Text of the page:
A small study has found that adolescent girls in the United States have 16 different chemicals from four chemical classes in their blood and urine that might disrupt the normal functioning of their hormonal systems.
These endocrine disruptors -- phthalates, triclosan, parabens and musks -- are associated with cosmetics and body care products, which teen girls use in higher doses than other segments of the population, according to the Environmental Working Group, which conducted study. Further, because young women are going through rapid development, their longterm health, particularly their reproductive health, could be at risk.
The health risks of the chemicals is not definitively understood, but each has been the target of efforts by consumer, health and environmental advocates who view independent scientific findings as justification for limiting or eliminating exposure.
Because these chemicals mimic hormones, they may cause effects at very low levels, just as hormones act naturally as chemical messengers to cause changes in the body at low concentrations.
The 20 teens tested -- a small sample that can only raise more questions, rather than definitively describe exposure rates -- used an average of more than 16 personal care products daily.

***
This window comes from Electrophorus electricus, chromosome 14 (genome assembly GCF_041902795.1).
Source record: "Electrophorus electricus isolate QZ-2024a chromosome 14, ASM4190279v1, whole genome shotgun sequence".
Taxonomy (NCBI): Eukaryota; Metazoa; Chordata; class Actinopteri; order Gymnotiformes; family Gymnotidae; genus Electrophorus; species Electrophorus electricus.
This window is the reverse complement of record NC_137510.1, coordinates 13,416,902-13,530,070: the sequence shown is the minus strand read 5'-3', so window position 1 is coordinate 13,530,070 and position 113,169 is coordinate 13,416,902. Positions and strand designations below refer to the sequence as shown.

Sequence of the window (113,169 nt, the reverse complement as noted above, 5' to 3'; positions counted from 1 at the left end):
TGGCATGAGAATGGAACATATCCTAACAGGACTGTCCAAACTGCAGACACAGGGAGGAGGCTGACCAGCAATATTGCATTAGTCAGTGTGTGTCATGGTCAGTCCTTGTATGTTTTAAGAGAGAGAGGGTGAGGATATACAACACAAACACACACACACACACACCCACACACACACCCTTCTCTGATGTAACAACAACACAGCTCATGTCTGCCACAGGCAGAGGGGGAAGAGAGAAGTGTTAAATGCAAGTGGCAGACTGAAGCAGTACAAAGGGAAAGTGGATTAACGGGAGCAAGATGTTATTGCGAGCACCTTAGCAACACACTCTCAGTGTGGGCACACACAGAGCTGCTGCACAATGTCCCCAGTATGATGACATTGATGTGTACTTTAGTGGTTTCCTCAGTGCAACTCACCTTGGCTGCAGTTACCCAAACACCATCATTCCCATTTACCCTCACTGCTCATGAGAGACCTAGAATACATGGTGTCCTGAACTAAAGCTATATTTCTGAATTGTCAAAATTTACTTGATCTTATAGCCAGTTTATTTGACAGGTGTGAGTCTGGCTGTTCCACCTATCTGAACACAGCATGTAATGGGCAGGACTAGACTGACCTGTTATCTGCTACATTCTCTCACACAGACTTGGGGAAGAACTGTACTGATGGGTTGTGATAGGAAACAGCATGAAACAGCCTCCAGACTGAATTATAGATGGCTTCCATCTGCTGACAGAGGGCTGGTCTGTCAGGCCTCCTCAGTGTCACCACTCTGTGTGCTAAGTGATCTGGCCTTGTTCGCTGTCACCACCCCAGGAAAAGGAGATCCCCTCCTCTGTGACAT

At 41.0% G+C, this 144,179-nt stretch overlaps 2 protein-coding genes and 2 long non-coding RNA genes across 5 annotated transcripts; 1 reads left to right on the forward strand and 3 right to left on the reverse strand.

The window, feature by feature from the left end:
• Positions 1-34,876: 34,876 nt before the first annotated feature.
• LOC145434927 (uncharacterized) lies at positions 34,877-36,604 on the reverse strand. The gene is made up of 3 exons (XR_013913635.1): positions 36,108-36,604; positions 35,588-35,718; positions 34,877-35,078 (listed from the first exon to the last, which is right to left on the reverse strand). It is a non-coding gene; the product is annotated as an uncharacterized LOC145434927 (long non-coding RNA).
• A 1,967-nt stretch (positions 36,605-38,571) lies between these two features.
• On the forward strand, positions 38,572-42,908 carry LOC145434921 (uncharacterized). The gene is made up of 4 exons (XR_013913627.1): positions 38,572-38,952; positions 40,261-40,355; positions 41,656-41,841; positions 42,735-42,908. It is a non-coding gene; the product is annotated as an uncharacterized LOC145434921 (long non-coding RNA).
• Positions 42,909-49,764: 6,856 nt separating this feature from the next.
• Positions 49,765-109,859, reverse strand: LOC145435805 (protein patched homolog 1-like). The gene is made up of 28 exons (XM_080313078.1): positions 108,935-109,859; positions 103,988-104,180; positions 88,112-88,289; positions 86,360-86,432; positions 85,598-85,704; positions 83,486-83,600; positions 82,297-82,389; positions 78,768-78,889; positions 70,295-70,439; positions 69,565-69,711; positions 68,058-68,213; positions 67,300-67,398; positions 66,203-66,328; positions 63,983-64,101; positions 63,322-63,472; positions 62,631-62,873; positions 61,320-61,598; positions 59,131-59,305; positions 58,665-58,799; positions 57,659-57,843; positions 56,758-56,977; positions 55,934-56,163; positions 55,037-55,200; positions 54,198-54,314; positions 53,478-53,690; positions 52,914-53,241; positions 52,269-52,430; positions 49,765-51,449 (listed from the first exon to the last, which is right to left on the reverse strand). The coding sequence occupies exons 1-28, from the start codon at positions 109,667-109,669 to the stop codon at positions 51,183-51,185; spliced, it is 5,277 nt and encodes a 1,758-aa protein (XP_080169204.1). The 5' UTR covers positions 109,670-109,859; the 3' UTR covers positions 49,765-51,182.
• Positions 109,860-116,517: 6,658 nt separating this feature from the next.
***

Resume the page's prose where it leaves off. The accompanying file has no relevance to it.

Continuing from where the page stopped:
Finding cosmetics and personal care products free of suspect ingredients is notoriously difficult. Labels are often misleading, ingredients are listed with confusing alternative descriptions or not at all, and many terms -- like natural or even organic -- commonly found on labels are unregulated.
In a similar, unrelated study, the Environmental Protection Agency has found that women living on either the East or West coast are much more likely to carry a body burden of mercury that threatens the health of developing fetuses. One in five women living in the Northeast is contaminated above safe levels for fetuses, according to the study, detailed by Environmental Health News. People are exposed to mercury primarily from eating tainted fish, and the coasts are more susceptible because of access to fresh fish, wealth enough to buy it, and relatively high Asian populations that eat a diet heavy on fish.
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